This is resulting or this is the source Jive environment that we’re going to be looking at. If I come over here, the reason I wanted to show you this is that this is the spreadsheet that we work with the customer to determine where things are going to go into SharePoint so what I’m doing is I’m saying, “I’m going to use the site’s manage path,” just a standard manage path in SharePoint. We can use custom ones if you’d like. A destination site, in this case, it’s my dev site and then I’ve got a structure that I want to use underneath this, current, and then another site underneath that. Lisa test group and the Lisa test group blog so we’ll see how the tool will actually use this information and create these as needed and then actually migrate the content of these particular locations but these are the fields we would actually use and also in the database itself to direct the content, where how it goes from Jive to SharePoint. Here is our source Jive place that we’re going to be starting with, the Lisa test group 3.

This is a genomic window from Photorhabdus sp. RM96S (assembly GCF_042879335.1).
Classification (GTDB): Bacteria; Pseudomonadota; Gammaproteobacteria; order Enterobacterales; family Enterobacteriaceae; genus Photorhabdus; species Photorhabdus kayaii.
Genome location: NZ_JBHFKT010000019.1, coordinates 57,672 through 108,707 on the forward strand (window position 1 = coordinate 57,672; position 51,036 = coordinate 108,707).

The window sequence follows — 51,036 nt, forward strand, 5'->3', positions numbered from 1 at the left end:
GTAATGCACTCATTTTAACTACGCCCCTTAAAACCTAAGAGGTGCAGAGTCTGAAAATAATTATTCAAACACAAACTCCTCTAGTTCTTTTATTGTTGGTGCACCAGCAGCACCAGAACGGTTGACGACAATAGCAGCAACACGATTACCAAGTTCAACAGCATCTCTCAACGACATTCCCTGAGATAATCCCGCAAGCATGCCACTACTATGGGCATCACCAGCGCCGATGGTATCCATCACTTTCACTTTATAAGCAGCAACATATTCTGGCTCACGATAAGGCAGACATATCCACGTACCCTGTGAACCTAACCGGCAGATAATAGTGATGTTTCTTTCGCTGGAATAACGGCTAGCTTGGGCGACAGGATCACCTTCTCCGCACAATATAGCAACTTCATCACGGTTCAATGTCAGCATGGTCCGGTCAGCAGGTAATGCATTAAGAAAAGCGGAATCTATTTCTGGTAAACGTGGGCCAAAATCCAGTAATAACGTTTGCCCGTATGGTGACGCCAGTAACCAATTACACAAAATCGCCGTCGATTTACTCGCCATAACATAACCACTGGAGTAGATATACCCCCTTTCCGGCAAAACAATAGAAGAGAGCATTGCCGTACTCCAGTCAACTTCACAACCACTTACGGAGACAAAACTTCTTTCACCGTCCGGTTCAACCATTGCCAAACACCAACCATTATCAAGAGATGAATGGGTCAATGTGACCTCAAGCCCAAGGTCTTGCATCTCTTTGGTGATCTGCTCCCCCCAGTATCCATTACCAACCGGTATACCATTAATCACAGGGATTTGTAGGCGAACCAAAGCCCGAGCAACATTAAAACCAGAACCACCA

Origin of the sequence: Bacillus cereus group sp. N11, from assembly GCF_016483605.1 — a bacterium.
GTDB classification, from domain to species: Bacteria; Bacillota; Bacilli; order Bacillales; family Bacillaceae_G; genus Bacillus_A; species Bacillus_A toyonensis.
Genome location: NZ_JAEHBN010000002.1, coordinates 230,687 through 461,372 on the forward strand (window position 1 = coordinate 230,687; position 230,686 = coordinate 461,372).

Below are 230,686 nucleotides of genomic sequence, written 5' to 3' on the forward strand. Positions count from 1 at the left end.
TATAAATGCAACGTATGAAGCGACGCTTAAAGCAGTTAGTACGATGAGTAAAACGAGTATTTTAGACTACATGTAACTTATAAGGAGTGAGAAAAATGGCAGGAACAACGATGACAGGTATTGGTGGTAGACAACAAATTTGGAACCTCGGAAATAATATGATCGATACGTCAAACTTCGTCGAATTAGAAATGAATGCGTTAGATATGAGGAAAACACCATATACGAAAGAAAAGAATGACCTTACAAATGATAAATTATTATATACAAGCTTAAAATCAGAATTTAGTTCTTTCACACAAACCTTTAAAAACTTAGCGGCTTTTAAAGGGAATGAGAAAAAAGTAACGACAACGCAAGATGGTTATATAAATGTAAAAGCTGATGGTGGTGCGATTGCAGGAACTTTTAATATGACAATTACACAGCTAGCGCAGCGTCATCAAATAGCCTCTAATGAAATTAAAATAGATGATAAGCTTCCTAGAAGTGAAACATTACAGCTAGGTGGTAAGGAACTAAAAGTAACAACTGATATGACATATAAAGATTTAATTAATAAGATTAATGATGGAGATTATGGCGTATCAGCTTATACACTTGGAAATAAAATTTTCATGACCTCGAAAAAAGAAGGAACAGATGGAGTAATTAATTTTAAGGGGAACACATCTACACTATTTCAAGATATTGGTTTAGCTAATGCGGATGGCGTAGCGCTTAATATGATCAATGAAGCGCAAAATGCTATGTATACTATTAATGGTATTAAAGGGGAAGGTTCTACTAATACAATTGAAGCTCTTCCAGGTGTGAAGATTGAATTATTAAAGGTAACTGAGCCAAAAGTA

Just has a bunch of just test content, things special characters. Just some basic content we’ve used to try different edge cases and really test the product itself but just wanted to show you that this … How the migration process works so it’s simple for that. There are 44 pieces of content here. That’s a mixture of Jive documents, documents like Word documents, discussions, there’s even a couple of videos in here. I believe there are blog posts so one of the distinctions here is that blog posts look like they live in the same place in Jive but they actually in reality live in a subsite so what we’re going to do is migrate this place into SharePoint but then we’ll also migrate the corresponding blog and blog post into SharePoint as a separate sub-site of a … Called a blog so we’ll look at that here in just a minute but just wanted you to see the structure, how things are in here, and how things are going to look when we go into the SharePoint environment.